In any case, the news that prompted this was the fact that the jpeg above sold for $69.3 million. Yes, million. As you can see, anyone has access to the image itself, but it’s not the original. If you don’t have the NFT, you cannot verify its bitwise authenticity. Some humans are driven by the concept “I can have something and you can’t.” Will NFTs continue to capitalize as authenticity certificates? With digital assets being extremely easy to copy, it all depends on if people are willing to pay for uniqueness. (link)
🌏 Roblox as a Platform: Though I felt like the last part of the argument was a bit of a stretch, Ben Thompson’s piece last week on Roblox was a great one to read. It ties together the power of Roblox and the inevitability of the Apple App Store and Google Play Store as tax collectors of the internet. While I do believe that the app stores are here to stay, Roblox’s pseudo app store that somehow lives within the bounds of the App Store’s guidelines is not a de facto reason that they are here to stay. Rather, the inevitability rests in the creation of seemingly arbitrary guidelines allowing microverses like Roblox stick around in exchange for the 30% rake. One that is worth it for distribution’s sake and that they are very aware of. (link)
🛒 Amazon’s Antitrust Paradox: I have been writing about antitrust over the course of Techonomics newsletters, but came across a really great read from Lina Kahn in 2017 -- Amazon’s Antitrust Paradox. The main crux is that of which we discussed in 🤖 Big Tech and Antitrust: The Capitalism Paradox and 👩⚖️ Section 230, the Senate, and Understanding the Internet: that Amazon is great for consumers, but that the fundamental model of the internet and platforms changes the antitrust law. In the spirit of hard goods sold in stores, lower prices and larger selection within the limits of physical proximity drove antitrust. If those were interrupted, by either lack of choice or price control, the Sherman act came into play. In the world of nearly unlimited internet scale, you can prioritize losses for growth, edging out competition while maintaining the status as “good for consumers” and being bad for other businesses. (link)
☁️ Speaking of Amazon: One additional item not mentioned above is that Amazon is also extremely diversified in their business offerings. This makes it even harder for existing antitrust law to keep up. Take AWS for instance. AWS is the leader in the public cloud market at 32% over overall market share with Microsoft’s Azure coming in second at 20%. AWS is the internet’s infrastructure. It powers a lot of our favorite services like Netflix and Airbnb, and while Multicloud is a large trend in Cloud computing, it means those services built on top of Amazon are reliant on Amazon. This deepens their diversified moat while giving them more market control. Antitrust law hasn’t quite figured out how to evolve and cover this type of diversified growth -- but they really need to. Even the EU is having trouble parsing algorithmic data ($) they asked for. (link)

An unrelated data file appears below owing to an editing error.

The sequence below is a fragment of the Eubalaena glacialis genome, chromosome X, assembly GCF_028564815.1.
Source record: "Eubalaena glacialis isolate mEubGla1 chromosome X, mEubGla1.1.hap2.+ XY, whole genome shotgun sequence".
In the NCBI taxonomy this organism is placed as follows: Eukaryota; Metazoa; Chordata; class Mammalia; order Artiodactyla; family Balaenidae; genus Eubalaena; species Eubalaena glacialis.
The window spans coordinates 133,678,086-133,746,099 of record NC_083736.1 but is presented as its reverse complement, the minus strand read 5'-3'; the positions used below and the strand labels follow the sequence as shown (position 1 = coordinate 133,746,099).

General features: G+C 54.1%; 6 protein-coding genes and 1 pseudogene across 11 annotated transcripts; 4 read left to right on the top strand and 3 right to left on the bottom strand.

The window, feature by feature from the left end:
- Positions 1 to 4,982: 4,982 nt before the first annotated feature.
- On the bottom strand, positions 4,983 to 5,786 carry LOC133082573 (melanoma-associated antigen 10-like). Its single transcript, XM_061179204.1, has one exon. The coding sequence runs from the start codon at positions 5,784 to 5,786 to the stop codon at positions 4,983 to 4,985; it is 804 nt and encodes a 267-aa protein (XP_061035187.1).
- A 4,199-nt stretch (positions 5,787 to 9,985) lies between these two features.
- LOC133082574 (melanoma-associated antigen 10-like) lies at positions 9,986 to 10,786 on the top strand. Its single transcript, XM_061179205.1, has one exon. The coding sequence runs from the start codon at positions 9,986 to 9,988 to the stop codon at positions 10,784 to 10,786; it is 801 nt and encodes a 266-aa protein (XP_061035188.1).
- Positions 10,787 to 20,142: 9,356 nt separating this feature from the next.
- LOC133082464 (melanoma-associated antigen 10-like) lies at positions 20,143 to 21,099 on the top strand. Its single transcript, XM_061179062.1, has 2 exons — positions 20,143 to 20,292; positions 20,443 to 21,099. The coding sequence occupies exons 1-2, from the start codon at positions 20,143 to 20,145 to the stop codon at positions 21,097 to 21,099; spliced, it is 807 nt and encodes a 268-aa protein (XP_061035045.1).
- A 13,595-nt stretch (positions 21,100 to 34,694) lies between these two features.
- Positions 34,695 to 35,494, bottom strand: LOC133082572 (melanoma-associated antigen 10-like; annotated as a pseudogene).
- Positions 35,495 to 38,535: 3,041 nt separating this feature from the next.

📈📉 Tale of two charts: Barron’s published an article looking at the booming IPO market and how it doesn’t look like it’s slowing down any time soon. There have been lots of articles with this same type of analysis, but I did find two charts particularly valuable (see below). Given Tech dominance in the recent IPO listings, like in these articles, it’s interesting to compare and contrast the previous 2000 market crash and now. The thing I find fascinating is that, like most attempts to compare and contrast, the data is different. Here we see that the number of overall IPOs is much smaller than the years leading up to the 2000 crash, but the loss-making IPOs are greater. I’m old school, have a longer investment horizon, and like to see profit being made in companies in order to truly feel confident in their sustainability, so this is troubling. However, knowing that percentage is built on top of a lower absolute number of total IPOs makes me feel a bit more confident in our market. (link)
Bites to make you smarter
💡 How about this for an AI chip? It works using light, not electrons. (link)
👑 Technoking: Me writing this is playing into Elon’s ideals, but it’s too ridiculous to omit. (link)
🚕 Uber is classifying drivers in the EU: as Workers, which is somewhere in the middle. (link)
🐻 The bear case for Clubhouse: I like Clubhouse, but can’t disagree with parts of this. (link)
Check out essays from previous weeks and head to techonomics.news to subscribe.
- ✍️ How to Win Independent Publishing: A Substack Story
- 🇪🇺 The Brussels Effect: Thoughts on the Digital Services Act and Digital Markets Act
- 📲 Everyone’s a Chip Designer
- 💬 Slackforce
- 📈 Ubiquity and Bitcoin's Return
- 💳 Visa & Plaid: The DOJ Applying Learning from Tech
- 🍿 Thoughts on Quibi and Consumer Product
- 🏭 What's in a chip? Breaking down the Semiconductor Industry
- 👩⚖️ Section 230, the Senate, and Understanding the Internet
- 🍪 Upending the Internet’s Free Business Model
- 💸 Productization & Platforms